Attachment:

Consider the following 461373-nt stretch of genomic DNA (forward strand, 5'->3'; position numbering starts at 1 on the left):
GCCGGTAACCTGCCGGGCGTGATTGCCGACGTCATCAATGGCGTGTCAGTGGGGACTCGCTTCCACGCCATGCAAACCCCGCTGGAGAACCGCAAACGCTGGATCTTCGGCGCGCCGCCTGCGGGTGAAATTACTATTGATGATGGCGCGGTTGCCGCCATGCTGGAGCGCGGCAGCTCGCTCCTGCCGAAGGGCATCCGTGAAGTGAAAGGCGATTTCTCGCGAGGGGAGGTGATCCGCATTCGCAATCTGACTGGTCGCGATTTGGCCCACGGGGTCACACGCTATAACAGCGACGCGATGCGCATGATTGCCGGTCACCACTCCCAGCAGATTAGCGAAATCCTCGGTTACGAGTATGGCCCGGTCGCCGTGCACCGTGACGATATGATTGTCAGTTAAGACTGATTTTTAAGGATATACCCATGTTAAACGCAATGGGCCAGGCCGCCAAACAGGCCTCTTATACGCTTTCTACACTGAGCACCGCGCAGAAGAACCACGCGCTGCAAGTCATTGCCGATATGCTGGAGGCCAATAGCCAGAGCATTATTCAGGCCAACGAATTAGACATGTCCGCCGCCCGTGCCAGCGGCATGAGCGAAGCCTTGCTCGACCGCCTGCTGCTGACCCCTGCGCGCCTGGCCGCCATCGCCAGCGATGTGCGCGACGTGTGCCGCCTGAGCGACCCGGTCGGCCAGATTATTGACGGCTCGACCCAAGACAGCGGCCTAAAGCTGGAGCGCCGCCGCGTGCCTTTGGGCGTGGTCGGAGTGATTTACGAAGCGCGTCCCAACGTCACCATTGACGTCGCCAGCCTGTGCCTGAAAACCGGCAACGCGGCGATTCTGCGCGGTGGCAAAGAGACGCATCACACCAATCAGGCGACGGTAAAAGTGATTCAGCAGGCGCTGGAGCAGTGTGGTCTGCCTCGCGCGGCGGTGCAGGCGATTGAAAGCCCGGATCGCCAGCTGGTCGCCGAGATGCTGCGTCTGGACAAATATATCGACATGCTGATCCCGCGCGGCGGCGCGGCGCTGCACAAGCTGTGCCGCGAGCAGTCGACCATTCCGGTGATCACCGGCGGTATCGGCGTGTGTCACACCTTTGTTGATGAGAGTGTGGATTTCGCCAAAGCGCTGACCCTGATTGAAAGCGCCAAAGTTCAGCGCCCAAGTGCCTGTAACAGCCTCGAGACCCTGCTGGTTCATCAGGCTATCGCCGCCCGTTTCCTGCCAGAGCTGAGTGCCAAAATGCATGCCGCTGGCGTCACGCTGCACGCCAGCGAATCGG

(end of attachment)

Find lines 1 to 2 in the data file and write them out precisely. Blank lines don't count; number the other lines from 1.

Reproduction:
Consider the following 461373-nt stretch of genomic DNA (forward strand, 5'->3'; position numbering starts at 1 on the left):
GCCGGTAACCTGCCGGGCGTGATTGCCGACGTCATCAATGGCGTGTCAGTGGGGACTCGCTTCCACGCCATGCAAACCCCGCTGGAGAACCGCAAACGCTGGATCTTCGGCGCGCCGCCTGCGGGTGAAATTACTATTGATGATGGCGCGGTTGCCGCCATGCTGGAGCGCGGCAGCTCGCTCCTGCCGAAGGGCATCCGTGAAGTGAAAGGCGATTTCTCGCGAGGGGAGGTGATCCGCATTCGCAATCTGACTGGTCGCGATTTGGCCCACGGGGTCACACGCTATAACAGCGACGCGATGCGCATGATTGCCGGTCACCACTCCCAGCAGATTAGCGAAATCCTCGGTTACGAGTATGGCCCGGTCGCCGTGCACCGTGACGATATGATTGTCAGTTAAGACTGATTTTTAAGGATATACCCATGTTAAACGCAATGGGCCAGGCCGCCAAACAGGCCTCTTATACGCTTTCTACACTGAGCACCGCGCAGAAGAACCACGCGCTGCAAGTCATTGCCGATATGCTGGAGGCCAATAGCCAGAGCATTATTCAGGCCAACGAATTAGACATGTCCGCCGCCCGTGCCAGCGGCATGAGCGAAGCCTTGCTCGACCGCCTGCTGCTGACCCCTGCGCGCCTGGCCGCCATCGCCAGCGATGTGCGCGACGTGTGCCGCCTGAGCGACCCGGTCGGCCAGATTATTGACGGCTCGACCCAAGACAGCGGCCTAAAGCTGGAGCGCCGCCGCGTGCCTTTGGGCGTGGTCGGAGTGATTTACGAAGCGCGTCCCAACGTCACCATTGACGTCGCCAGCCTGTGCCTGAAAACCGGCAACGCGGCGATTCTGCGCGGTGGCAAAGAGACGCATCACACCAATCAGGCGACGGTAAAAGTGATTCAGCAGGCGCTGGAGCAGTGTGGTCTGCCTCGCGCGGCGGTGCAGGCGATTGAAAGCCCGGATCGCCAGCTGGTCGCCGAGATGCTGCGTCTGGACAAATATATCGACATGCTGATCCCGCGCGGCGGCGCGGCGCTGCACAAGCTGTGCCGCGAGCAGTCGACCATTCCGGTGATCACCGGCGGTATCGGCGTGTGTCACACCTTTGTTGATGAGAGTGTGGATTTCGCCAAAGCGCTGACCCTGATTGAAAGCGCCAAAGTTCAGCGCCCAAGTGCCTGTAACAGCCTCGAGACCCTGCTGGTTCATCAGGCTATCGCCGCCCGTTTCCTGCCAGAGCTGAGTGCCAAAATGCATGCCGCTGGCGTCACGCTGCACGCCAGCGAATCGG